Make no mistake, if a negative interest policy is adopted globally, US pensions, largely dependent on debt, will blow up. That's only a matter of time. The Fed understands this reality. If they take interest rates negative, thus, abandoning domestic objectives, it's a clear sign that they're worried about an international contagion spreading from Europe.
Headline: Why the Fed's Interest Rate Plans May Get Turned Upside Down
This year was supposed to be when everything went back to normal. Instead, the economy could get a lot weirder.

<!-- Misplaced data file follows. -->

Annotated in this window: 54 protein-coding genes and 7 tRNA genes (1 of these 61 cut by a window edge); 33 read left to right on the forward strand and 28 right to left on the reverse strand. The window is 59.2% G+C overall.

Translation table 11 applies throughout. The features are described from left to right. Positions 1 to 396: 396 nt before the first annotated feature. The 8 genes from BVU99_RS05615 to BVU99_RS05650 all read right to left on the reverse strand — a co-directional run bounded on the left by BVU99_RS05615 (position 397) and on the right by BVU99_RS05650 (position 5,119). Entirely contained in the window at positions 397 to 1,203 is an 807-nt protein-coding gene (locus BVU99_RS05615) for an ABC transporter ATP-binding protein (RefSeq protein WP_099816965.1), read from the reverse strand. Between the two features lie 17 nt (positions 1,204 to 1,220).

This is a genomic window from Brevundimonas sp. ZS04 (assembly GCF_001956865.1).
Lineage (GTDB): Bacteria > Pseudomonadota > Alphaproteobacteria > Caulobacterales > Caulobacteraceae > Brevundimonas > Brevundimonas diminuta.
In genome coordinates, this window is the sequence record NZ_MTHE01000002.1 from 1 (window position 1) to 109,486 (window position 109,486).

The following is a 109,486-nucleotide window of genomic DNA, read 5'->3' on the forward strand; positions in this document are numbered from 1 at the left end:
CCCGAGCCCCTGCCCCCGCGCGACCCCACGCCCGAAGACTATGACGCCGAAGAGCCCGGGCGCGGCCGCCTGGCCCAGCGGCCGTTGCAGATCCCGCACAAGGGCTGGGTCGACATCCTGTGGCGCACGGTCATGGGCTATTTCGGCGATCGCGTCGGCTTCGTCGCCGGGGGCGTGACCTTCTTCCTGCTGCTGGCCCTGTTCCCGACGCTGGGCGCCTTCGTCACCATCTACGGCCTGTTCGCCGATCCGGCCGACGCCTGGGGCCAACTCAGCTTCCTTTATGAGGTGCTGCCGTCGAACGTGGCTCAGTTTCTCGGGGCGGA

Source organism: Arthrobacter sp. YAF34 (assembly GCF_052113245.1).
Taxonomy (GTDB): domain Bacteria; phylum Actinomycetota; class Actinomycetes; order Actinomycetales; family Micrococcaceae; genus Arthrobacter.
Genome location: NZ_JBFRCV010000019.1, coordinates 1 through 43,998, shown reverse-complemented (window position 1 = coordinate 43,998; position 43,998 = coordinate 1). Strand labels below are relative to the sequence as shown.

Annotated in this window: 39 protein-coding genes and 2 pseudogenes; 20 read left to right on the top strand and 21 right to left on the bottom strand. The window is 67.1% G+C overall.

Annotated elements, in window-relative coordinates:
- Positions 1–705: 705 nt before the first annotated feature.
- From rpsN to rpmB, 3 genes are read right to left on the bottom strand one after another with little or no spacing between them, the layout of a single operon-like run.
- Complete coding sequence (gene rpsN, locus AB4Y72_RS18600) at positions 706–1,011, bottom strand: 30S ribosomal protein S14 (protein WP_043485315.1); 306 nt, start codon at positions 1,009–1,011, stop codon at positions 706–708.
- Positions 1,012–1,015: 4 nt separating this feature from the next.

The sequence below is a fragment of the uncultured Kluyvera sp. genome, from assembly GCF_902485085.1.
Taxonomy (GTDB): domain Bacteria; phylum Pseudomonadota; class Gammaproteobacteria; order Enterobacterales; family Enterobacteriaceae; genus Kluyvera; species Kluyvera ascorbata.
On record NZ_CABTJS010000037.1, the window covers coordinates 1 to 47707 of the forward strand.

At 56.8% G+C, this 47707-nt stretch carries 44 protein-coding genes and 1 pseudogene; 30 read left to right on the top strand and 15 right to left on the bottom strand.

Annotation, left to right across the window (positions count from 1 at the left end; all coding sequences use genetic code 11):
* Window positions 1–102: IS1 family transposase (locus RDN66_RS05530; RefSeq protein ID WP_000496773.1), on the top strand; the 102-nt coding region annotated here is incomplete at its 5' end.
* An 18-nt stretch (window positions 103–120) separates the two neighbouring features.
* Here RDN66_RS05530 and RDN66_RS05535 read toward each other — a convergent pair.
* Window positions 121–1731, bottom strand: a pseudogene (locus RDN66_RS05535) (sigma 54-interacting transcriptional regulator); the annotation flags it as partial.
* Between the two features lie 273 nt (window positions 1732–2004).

After years of of near-zero interest rates, it appeared the Federal Reserve would able to guide its benchmark short-term interest rate close to 1% by year’s end. Sure, that’s low by historical standards, but rhetoric coming from the Fed and many analysts on Wall Street was that in 2016 the price of money would begin to rise back to levels that we were used to before the financial crisis.
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